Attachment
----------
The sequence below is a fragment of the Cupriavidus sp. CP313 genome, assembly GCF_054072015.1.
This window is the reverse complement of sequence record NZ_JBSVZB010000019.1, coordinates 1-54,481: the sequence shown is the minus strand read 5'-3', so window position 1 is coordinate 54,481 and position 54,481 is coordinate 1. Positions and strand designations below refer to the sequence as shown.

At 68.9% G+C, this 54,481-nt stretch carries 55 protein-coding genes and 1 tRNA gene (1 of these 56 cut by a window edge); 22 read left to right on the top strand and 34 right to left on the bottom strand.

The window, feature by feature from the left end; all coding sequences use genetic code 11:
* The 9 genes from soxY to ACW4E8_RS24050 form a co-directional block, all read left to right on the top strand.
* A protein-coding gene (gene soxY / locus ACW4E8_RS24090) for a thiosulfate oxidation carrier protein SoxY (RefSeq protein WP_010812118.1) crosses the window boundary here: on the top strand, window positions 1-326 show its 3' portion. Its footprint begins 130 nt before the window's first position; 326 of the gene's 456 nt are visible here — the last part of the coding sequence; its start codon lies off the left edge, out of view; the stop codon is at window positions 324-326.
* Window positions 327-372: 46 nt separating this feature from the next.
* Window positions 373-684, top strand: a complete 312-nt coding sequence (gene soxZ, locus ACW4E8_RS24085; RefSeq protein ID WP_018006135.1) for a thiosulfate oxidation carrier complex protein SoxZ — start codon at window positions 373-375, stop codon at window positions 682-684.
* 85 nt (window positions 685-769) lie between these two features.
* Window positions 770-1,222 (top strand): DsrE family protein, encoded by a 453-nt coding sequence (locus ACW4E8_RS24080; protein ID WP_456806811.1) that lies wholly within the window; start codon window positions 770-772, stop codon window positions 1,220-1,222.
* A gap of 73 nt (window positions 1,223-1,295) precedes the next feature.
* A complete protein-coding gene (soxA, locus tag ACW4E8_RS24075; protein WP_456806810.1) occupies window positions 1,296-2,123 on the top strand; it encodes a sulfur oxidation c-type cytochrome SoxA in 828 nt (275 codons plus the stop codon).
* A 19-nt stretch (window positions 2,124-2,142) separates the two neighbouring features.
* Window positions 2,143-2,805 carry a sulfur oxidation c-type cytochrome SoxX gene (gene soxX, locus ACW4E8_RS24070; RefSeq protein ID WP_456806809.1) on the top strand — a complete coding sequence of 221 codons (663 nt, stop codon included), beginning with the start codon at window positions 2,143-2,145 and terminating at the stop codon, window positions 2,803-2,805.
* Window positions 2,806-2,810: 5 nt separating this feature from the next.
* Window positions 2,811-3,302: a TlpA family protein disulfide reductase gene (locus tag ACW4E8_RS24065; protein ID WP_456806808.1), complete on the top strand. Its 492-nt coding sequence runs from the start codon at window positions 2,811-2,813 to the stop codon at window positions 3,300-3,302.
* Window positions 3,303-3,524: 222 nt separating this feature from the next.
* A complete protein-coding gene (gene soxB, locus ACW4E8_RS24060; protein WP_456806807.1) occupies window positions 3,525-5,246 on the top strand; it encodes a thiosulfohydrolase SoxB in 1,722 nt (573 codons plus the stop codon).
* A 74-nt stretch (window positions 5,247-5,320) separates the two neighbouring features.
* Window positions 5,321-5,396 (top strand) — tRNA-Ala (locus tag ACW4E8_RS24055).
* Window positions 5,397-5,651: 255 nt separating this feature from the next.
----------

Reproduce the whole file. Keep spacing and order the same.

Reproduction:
The sequence below is a fragment of the Cupriavidus sp. CP313 genome, assembly GCF_054072015.1.
This window is the reverse complement of sequence record NZ_JBSVZB010000019.1, coordinates 1-54,481: the sequence shown is the minus strand read 5'-3', so window position 1 is coordinate 54,481 and position 54,481 is coordinate 1. Positions and strand designations below refer to the sequence as shown.

At 68.9% G+C, this 54,481-nt stretch carries 55 protein-coding genes and 1 tRNA gene (1 of these 56 cut by a window edge); 22 read left to right on the top strand and 34 right to left on the bottom strand.

The window, feature by feature from the left end; all coding sequences use genetic code 11:
* The 9 genes from soxY to ACW4E8_RS24050 form a co-directional block, all read left to right on the top strand.
* A protein-coding gene (gene soxY / locus ACW4E8_RS24090) for a thiosulfate oxidation carrier protein SoxY (RefSeq protein WP_010812118.1) crosses the window boundary here: on the top strand, window positions 1-326 show its 3' portion. Its footprint begins 130 nt before the window's first position; 326 of the gene's 456 nt are visible here — the last part of the coding sequence; its start codon lies off the left edge, out of view; the stop codon is at window positions 324-326.
* Window positions 327-372: 46 nt separating this feature from the next.
* Window positions 373-684, top strand: a complete 312-nt coding sequence (gene soxZ, locus ACW4E8_RS24085; RefSeq protein ID WP_018006135.1) for a thiosulfate oxidation carrier complex protein SoxZ — start codon at window positions 373-375, stop codon at window positions 682-684.
* 85 nt (window positions 685-769) lie between these two features.
* Window positions 770-1,222 (top strand): DsrE family protein, encoded by a 453-nt coding sequence (locus ACW4E8_RS24080; protein ID WP_456806811.1) that lies wholly within the window; start codon window positions 770-772, stop codon window positions 1,220-1,222.
* A gap of 73 nt (window positions 1,223-1,295) precedes the next feature.
* A complete protein-coding gene (soxA, locus tag ACW4E8_RS24075; protein WP_456806810.1) occupies window positions 1,296-2,123 on the top strand; it encodes a sulfur oxidation c-type cytochrome SoxA in 828 nt (275 codons plus the stop codon).
* A 19-nt stretch (window positions 2,124-2,142) separates the two neighbouring features.
* Window positions 2,143-2,805 carry a sulfur oxidation c-type cytochrome SoxX gene (gene soxX, locus ACW4E8_RS24070; RefSeq protein ID WP_456806809.1) on the top strand — a complete coding sequence of 221 codons (663 nt, stop codon included), beginning with the start codon at window positions 2,143-2,145 and terminating at the stop codon, window positions 2,803-2,805.
* Window positions 2,806-2,810: 5 nt separating this feature from the next.
* Window positions 2,811-3,302: a TlpA family protein disulfide reductase gene (locus tag ACW4E8_RS24065; protein ID WP_456806808.1), complete on the top strand. Its 492-nt coding sequence runs from the start codon at window positions 2,811-2,813 to the stop codon at window positions 3,300-3,302.
* Window positions 3,303-3,524: 222 nt separating this feature from the next.
* A complete protein-coding gene (gene soxB, locus ACW4E8_RS24060; protein WP_456806807.1) occupies window positions 3,525-5,246 on the top strand; it encodes a thiosulfohydrolase SoxB in 1,722 nt (573 codons plus the stop codon).
* A 74-nt stretch (window positions 5,247-5,320) separates the two neighbouring features.
* Window positions 5,321-5,396 (top strand) — tRNA-Ala (locus tag ACW4E8_RS24055).
* Window positions 5,397-5,651: 255 nt separating this feature from the next.